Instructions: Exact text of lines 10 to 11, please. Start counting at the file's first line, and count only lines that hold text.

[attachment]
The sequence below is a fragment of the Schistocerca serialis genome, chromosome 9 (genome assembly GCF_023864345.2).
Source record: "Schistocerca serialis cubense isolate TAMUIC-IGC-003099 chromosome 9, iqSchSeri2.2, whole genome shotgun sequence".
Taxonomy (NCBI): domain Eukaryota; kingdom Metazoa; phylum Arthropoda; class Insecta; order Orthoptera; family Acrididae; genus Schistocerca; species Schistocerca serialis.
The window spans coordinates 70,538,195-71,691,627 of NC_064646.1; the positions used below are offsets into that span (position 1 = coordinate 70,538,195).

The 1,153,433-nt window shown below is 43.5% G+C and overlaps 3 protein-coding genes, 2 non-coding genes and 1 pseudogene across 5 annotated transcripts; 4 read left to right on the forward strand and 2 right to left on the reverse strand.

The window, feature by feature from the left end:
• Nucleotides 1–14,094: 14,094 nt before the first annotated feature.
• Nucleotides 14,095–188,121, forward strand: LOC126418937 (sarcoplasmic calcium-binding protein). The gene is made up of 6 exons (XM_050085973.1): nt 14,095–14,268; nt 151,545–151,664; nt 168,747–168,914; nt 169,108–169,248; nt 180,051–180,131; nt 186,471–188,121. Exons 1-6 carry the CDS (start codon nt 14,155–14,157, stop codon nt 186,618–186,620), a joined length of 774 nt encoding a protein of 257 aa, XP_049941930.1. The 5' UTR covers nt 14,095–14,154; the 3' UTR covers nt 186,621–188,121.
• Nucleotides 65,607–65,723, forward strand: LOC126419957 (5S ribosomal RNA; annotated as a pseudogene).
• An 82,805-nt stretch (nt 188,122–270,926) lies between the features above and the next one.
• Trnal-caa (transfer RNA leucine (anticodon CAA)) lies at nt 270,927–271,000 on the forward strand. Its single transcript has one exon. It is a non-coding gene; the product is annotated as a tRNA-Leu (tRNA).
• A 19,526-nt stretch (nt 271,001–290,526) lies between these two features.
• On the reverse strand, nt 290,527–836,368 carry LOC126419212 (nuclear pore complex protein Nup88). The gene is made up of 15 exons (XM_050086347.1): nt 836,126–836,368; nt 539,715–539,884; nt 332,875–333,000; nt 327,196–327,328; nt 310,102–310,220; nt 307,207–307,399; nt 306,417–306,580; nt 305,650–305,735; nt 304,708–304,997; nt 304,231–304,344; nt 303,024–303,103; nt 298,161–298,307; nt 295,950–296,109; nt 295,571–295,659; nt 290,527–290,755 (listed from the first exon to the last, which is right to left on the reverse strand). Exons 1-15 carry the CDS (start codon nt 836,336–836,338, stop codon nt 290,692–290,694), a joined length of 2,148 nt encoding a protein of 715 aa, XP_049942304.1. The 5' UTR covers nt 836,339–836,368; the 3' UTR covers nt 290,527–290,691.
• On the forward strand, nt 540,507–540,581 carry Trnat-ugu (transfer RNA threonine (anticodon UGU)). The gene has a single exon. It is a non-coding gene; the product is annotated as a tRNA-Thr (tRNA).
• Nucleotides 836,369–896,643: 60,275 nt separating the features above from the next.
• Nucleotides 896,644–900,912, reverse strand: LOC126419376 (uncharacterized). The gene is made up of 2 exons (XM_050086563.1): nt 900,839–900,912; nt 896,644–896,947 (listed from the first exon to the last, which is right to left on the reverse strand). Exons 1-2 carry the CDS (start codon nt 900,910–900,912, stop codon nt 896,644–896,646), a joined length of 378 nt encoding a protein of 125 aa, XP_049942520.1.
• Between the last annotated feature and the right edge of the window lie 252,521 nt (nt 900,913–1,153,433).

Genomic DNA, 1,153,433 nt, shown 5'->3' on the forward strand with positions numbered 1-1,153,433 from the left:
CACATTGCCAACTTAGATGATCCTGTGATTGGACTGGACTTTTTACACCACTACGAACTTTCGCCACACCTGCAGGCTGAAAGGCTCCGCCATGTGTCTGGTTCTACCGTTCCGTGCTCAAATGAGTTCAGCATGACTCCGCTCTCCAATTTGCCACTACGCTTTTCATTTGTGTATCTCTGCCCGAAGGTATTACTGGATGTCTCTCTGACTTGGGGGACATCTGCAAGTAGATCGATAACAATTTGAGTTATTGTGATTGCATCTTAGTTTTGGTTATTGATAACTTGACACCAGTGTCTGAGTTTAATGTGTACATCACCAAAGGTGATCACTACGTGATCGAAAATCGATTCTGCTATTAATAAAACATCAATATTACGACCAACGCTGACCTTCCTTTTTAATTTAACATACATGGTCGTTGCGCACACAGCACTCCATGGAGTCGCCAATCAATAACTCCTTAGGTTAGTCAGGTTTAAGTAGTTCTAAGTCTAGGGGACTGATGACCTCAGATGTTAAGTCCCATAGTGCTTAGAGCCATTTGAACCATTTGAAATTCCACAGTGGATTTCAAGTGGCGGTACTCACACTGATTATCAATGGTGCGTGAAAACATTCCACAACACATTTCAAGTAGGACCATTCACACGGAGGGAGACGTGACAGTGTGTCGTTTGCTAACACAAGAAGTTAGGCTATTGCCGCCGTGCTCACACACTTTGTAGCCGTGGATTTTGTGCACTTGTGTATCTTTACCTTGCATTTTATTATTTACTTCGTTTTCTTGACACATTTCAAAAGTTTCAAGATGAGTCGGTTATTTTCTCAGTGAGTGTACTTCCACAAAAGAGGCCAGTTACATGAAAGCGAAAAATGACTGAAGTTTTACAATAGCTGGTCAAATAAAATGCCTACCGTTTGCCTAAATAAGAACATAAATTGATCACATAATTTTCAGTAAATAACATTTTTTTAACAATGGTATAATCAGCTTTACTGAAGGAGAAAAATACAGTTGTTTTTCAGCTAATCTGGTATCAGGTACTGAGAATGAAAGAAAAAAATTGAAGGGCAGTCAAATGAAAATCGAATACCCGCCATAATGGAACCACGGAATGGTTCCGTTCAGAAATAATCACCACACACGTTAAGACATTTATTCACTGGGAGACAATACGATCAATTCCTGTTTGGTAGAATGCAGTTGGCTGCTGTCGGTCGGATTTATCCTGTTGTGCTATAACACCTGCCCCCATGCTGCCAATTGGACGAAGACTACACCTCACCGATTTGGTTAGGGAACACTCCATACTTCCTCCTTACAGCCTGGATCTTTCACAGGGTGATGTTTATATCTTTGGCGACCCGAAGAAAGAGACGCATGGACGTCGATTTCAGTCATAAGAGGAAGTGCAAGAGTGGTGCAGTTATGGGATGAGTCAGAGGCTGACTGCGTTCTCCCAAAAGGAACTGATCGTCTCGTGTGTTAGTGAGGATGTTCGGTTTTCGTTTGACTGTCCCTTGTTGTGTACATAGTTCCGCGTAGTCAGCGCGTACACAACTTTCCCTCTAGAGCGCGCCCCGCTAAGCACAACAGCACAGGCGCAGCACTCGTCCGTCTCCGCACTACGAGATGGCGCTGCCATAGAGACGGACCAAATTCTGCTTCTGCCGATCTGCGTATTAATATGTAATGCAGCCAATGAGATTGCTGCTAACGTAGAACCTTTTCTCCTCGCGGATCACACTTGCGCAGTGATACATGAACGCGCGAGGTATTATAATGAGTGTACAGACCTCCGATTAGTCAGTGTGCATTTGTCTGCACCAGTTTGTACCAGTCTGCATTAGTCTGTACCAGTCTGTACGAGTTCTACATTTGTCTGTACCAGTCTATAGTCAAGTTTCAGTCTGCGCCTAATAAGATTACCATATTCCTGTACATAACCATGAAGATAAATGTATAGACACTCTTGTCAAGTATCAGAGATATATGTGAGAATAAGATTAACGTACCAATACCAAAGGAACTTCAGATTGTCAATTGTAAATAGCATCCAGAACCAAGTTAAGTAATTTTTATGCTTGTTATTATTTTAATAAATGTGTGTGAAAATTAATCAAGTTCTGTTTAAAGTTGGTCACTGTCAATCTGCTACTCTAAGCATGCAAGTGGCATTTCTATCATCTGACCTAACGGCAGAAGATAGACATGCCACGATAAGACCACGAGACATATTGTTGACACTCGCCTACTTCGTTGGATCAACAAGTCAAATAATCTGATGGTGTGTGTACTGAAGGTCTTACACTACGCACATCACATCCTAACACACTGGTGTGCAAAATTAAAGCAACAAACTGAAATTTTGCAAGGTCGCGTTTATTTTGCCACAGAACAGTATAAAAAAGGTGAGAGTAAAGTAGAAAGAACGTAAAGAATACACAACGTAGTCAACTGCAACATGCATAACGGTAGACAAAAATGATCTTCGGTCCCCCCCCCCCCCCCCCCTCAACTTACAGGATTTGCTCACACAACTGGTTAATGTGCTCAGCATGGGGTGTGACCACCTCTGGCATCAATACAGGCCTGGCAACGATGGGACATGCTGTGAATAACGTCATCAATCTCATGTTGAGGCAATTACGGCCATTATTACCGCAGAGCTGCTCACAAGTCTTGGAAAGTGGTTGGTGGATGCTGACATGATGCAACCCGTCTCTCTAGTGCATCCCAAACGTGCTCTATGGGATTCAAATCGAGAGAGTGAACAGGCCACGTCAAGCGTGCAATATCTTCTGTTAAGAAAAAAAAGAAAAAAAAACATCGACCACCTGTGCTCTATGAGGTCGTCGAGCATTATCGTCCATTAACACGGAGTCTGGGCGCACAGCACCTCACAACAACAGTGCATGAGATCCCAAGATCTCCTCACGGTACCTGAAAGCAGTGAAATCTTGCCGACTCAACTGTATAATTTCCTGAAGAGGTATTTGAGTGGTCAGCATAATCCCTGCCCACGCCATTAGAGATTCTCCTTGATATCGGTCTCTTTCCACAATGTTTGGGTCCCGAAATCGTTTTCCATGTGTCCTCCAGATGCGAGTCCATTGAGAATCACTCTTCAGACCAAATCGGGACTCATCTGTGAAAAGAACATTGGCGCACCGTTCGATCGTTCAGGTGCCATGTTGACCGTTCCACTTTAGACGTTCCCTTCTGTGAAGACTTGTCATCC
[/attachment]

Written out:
• An 82,805-nt stretch (nt 188,122–270,926) lies between the features above and the next one.
• Trnal-caa (transfer RNA leucine (anticodon CAA)) lies at nt 270,927–271,000 on the forward strand. Its single transcript has one exon. It is a non-coding gene; the product is annotated as a tRNA-Leu (tRNA).